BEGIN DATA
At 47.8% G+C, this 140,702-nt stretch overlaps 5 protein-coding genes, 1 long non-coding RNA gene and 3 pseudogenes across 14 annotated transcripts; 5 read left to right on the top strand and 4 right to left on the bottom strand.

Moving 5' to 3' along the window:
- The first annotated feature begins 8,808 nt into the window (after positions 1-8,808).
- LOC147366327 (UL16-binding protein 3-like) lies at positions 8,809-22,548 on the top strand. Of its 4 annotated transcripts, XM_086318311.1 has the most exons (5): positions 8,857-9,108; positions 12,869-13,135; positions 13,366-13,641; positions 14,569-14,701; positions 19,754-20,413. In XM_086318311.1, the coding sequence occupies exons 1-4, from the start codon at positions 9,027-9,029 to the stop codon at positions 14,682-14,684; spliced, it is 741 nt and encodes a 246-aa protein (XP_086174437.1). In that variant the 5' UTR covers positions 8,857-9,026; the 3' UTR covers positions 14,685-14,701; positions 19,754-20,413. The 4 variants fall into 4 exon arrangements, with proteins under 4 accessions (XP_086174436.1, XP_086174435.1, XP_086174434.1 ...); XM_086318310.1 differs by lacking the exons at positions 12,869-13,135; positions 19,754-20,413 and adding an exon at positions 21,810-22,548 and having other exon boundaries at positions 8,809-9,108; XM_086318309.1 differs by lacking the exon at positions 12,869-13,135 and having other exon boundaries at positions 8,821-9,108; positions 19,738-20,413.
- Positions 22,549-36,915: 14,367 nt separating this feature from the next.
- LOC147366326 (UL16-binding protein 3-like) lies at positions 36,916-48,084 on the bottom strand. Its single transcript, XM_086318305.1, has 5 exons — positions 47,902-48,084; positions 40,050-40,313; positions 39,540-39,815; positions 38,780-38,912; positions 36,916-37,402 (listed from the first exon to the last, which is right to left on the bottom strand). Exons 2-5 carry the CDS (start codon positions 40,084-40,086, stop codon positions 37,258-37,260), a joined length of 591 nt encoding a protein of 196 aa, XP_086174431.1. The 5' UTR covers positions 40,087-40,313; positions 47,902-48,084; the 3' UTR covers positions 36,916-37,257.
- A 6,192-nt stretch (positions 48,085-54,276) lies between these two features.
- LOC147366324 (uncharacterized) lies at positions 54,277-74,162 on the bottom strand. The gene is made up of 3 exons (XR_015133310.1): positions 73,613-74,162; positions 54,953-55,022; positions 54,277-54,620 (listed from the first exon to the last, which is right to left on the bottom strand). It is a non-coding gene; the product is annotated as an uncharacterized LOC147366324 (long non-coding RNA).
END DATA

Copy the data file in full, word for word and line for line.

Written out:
At 47.8% G+C, this 140,702-nt stretch overlaps 5 protein-coding genes, 1 long non-coding RNA gene and 3 pseudogenes across 14 annotated transcripts; 5 read left to right on the top strand and 4 right to left on the bottom strand.

Moving 5' to 3' along the window:
- The first annotated feature begins 8,808 nt into the window (after positions 1-8,808).
- LOC147366327 (UL16-binding protein 3-like) lies at positions 8,809-22,548 on the top strand. Of its 4 annotated transcripts, XM_086318311.1 has the most exons (5): positions 8,857-9,108; positions 12,869-13,135; positions 13,366-13,641; positions 14,569-14,701; positions 19,754-20,413. In XM_086318311.1, the coding sequence occupies exons 1-4, from the start codon at positions 9,027-9,029 to the stop codon at positions 14,682-14,684; spliced, it is 741 nt and encodes a 246-aa protein (XP_086174437.1). In that variant the 5' UTR covers positions 8,857-9,026; the 3' UTR covers positions 14,685-14,701; positions 19,754-20,413. The 4 variants fall into 4 exon arrangements, with proteins under 4 accessions (XP_086174436.1, XP_086174435.1, XP_086174434.1 ...); XM_086318310.1 differs by lacking the exons at positions 12,869-13,135; positions 19,754-20,413 and adding an exon at positions 21,810-22,548 and having other exon boundaries at positions 8,809-9,108; XM_086318309.1 differs by lacking the exon at positions 12,869-13,135 and having other exon boundaries at positions 8,821-9,108; positions 19,738-20,413.
- Positions 22,549-36,915: 14,367 nt separating this feature from the next.
- LOC147366326 (UL16-binding protein 3-like) lies at positions 36,916-48,084 on the bottom strand. Its single transcript, XM_086318305.1, has 5 exons — positions 47,902-48,084; positions 40,050-40,313; positions 39,540-39,815; positions 38,780-38,912; positions 36,916-37,402 (listed from the first exon to the last, which is right to left on the bottom strand). Exons 2-5 carry the CDS (start codon positions 40,084-40,086, stop codon positions 37,258-37,260), a joined length of 591 nt encoding a protein of 196 aa, XP_086174431.1. The 5' UTR covers positions 40,087-40,313; positions 47,902-48,084; the 3' UTR covers positions 36,916-37,257.
- A 6,192-nt stretch (positions 48,085-54,276) lies between these two features.
- LOC147366324 (uncharacterized) lies at positions 54,277-74,162 on the bottom strand. The gene is made up of 3 exons (XR_015133310.1): positions 73,613-74,162; positions 54,953-55,022; positions 54,277-54,620 (listed from the first exon to the last, which is right to left on the bottom strand). It is a non-coding gene; the product is annotated as an uncharacterized LOC147366324 (long non-coding RNA).